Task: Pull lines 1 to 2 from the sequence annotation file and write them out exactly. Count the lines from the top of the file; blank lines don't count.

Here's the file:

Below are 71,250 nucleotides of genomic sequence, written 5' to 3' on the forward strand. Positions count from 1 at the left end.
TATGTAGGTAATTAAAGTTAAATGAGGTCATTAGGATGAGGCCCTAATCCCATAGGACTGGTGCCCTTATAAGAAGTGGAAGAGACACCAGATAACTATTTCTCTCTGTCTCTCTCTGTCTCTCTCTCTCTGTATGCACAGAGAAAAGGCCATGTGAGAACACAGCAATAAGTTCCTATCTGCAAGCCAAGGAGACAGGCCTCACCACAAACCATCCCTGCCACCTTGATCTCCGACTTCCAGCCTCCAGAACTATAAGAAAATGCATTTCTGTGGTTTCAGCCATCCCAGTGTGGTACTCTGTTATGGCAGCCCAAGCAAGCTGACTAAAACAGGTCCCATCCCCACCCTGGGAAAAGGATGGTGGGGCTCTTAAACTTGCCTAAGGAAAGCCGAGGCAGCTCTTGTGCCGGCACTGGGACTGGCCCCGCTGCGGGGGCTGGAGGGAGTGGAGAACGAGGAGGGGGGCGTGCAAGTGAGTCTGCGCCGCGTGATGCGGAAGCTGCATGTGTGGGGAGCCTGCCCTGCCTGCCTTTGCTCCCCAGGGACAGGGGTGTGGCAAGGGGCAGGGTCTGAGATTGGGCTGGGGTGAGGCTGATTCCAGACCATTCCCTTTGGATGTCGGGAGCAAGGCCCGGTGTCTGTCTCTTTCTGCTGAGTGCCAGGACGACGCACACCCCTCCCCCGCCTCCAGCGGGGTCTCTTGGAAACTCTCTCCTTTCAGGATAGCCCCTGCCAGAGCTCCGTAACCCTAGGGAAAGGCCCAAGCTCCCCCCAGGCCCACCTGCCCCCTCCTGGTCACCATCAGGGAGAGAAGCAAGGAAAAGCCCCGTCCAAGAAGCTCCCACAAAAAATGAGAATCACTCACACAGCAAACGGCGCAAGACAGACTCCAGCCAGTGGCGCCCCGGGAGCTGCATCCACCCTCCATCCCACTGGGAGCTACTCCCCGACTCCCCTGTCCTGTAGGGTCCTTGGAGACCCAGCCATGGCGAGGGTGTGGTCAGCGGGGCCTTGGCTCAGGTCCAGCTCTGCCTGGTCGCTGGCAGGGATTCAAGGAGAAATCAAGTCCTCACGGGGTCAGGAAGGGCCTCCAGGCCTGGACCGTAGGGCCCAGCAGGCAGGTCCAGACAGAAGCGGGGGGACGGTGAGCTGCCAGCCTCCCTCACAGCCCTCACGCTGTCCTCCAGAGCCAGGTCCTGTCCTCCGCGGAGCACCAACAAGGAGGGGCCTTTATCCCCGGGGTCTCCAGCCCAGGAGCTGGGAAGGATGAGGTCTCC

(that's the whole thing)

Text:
Below are 71,250 nucleotides of genomic sequence, written 5' to 3' on the forward strand. Positions count from 1 at the left end.
TATGTAGGTAATTAAAGTTAAATGAGGTCATTAGGATGAGGCCCTAATCCCATAGGACTGGTGCCCTTATAAGAAGTGGAAGAGACACCAGATAACTATTTCTCTCTGTCTCTCTCTGTCTCTCTCTCTCTGTATGCACAGAGAAAAGGCCATGTGAGAACACAGCAATAAGTTCCTATCTGCAAGCCAAGGAGACAGGCCTCACCACAAACCATCCCTGCCACCTTGATCTCCGACTTCCAGCCTCCAGAACTATAAGAAAATGCATTTCTGTGGTTTCAGCCATCCCAGTGTGGTACTCTGTTATGGCAGCCCAAGCAAGCTGACTAAAACAGGTCCCATCCCCACCCTGGGAAAAGGATGGTGGGGCTCTTAAACTTGCCTAAGGAAAGCCGAGGCAGCTCTTGTGCCGGCACTGGGACTGGCCCCGCTGCGGGGGCTGGAGGGAGTGGAGAACGAGGAGGGGGGCGTGCAAGTGAGTCTGCGCCGCGTGATGCGGAAGCTGCATGTGTGGGGAGCCTGCCCTGCCTGCCTTTGCTCCCCAGGGACAGGGGTGTGGCAAGGGGCAGGGTCTGAGATTGGGCTGGGGTGAGGCTGATTCCAGACCATTCCCTTTGGATGTCGGGAGCAAGGCCCGGTGTCTGTCTCTTTCTGCTGAGTGCCAGGACGACGCACACCCCTCCCCCGCCTCCAGCGGGGTCTCTTGGAAACTCTCTCCTTTCAGGATAGCCCCTGCCAGAGCTCCGTAACCCTAGGGAAAGGCCCAAGCTCCCCCCAGGCCCACCTGCCCCCTCCTGGTCACCATCAGGGAGAGAAGCAAGGAAAAGCCCCGTCCAAGAAGCTCCCACAAAAAATGAGAATCACTCACACAGCAAACGGCGCAAGACAGACTCCAGCCAGTGGCGCCCCGGGAGCTGCATCCACCCTCCATCCCACTGGGAGCTACTCCCCGACTCCCCTGTCCTGTAGGGTCCTTGGAGACCCAGCCATGGCGAGGGTGTGGTCAGCGGGGCCTTGGCTCAGGTCCAGCTCTGCCTGGTCGCTGGCAGGGATTCAAGGAGAAATCAAGTCCTCACGGGGTCAGGAAGGGCCTCCAGGCCTGGACCGTAGGGCCCAGCAGGCAGGTCCAGACAGAAGCGGGGGGACGGTGAGCTGCCAGCCTCCCTCACAGCCCTCACGCTGTCCTCCAGAGCCAGGTCCTGTCCTCCGCGGAGCACCAACAAGGAGGGGCCTTTATCCCCGGGGTCTCCAGCCCAGGAGCTGGGAAGGATGAGGTCTCC